Writing is a difficult thing. Whether it’s the focus of writing an organize and concise article, or a creative, soul-filled expression of your internal thoughts, writing is hard.
Really, that’s as eloquent as I can be with it, the most descriptive, vivid word that I can come up with: hard.
Both organizing your thoughts and piecing your words together take a mental toll on your brain, and that’s not including the soul-sucking, emotional abuse that writing can leave you with after composing a more personal piece.
It used to be that I could only write creatively (think poems, as my brooding, Sylvia Plath-idolizing high school self often did) when I was in a melancholy place. Something about being in a more somber headspace allowed my thoughts and feelings to flow more easily. Looking back metacognitively, I think I was more reflective when I wasn’t having the best of days; when the sun was shining and emotions were running high, I was swept up in my feelings of happiness and would rather enjoy them than write about them.
Which isn’t to say that I wrote to escape sadness, though I certainly believe that transcribing your thoughts onto a page can help you mull them over a bit better, a bit more efficiently, as opposed to letting them stew about in your brain, emotionally-charged and in a state of alphabet soup.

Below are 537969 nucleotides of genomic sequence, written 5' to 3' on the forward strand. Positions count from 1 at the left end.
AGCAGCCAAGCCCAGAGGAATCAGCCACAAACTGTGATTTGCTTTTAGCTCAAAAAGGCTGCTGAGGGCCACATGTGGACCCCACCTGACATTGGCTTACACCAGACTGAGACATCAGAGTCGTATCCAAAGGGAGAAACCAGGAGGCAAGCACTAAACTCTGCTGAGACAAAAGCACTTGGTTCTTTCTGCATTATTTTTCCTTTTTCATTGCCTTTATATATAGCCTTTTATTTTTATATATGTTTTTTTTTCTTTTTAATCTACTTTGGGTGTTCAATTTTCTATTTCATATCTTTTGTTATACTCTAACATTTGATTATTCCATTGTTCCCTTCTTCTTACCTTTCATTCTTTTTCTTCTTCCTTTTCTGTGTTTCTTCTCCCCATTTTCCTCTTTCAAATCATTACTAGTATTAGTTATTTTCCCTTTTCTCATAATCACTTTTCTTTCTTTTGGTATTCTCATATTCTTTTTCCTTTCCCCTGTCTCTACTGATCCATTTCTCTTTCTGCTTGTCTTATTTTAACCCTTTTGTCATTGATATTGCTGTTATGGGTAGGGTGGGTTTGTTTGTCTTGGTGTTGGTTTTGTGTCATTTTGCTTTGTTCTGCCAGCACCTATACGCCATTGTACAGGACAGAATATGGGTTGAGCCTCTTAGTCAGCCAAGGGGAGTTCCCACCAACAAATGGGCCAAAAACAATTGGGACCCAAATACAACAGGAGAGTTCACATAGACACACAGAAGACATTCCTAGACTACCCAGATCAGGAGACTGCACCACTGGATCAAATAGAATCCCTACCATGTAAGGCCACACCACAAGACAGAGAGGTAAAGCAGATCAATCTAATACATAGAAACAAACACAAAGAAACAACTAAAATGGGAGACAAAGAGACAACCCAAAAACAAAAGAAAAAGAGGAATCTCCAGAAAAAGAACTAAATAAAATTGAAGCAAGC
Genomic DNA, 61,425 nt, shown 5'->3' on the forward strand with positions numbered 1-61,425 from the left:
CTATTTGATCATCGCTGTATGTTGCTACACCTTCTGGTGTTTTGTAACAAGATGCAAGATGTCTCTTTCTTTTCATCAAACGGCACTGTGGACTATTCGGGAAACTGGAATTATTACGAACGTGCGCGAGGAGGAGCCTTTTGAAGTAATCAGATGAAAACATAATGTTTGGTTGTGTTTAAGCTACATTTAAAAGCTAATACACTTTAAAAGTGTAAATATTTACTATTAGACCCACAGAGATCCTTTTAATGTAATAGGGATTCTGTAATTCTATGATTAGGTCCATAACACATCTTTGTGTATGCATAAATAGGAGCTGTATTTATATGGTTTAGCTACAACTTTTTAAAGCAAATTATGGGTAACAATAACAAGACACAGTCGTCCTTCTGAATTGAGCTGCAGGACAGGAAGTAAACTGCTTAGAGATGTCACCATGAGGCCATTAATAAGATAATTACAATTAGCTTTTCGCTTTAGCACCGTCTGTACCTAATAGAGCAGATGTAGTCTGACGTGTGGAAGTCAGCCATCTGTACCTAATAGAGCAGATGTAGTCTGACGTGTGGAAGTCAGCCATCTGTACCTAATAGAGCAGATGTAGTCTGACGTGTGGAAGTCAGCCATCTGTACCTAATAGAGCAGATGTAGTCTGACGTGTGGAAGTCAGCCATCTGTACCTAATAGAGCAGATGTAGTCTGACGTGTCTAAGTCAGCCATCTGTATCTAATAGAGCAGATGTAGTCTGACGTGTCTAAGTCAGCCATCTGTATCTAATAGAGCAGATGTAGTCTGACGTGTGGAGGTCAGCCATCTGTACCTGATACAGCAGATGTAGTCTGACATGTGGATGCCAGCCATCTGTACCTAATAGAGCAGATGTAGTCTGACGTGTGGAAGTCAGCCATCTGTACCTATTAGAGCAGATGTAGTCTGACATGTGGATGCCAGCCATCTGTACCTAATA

Writing requires a mental place to write, as well as a physical. To be honest, I’m not the greatest at sitting down to write, not at home anyway. For me, there are too many temptations, to many ways in which I can get distracted. Which is why I often grab my laptop or a notebook and head to the park or the local coffee shop (in this case, there is a Starbucks across the street, which means I am also on an IV of caffeine while I write, which helps somewhat). Being in a physical other space helps me to focus and get things done.
There’s something about the white noise of background music and chatter, the low hum of coffee beans grinding, that motivates me to just write. There’s nothing on my “desk” except a cup of coffee. No toys to play with, no other “tasks” in the other room that are tempting me to procrastinate.
How I write has changed over the years, as has what I write, and my reasons for writing, just as I myself have changed in my thought processes and routines. I’m sure I won’t hole up in coffee shops forever to write (though who knows). Maybe a cottage by a lake is in my authorial future…
What does your writing space look like, physically and mentally?
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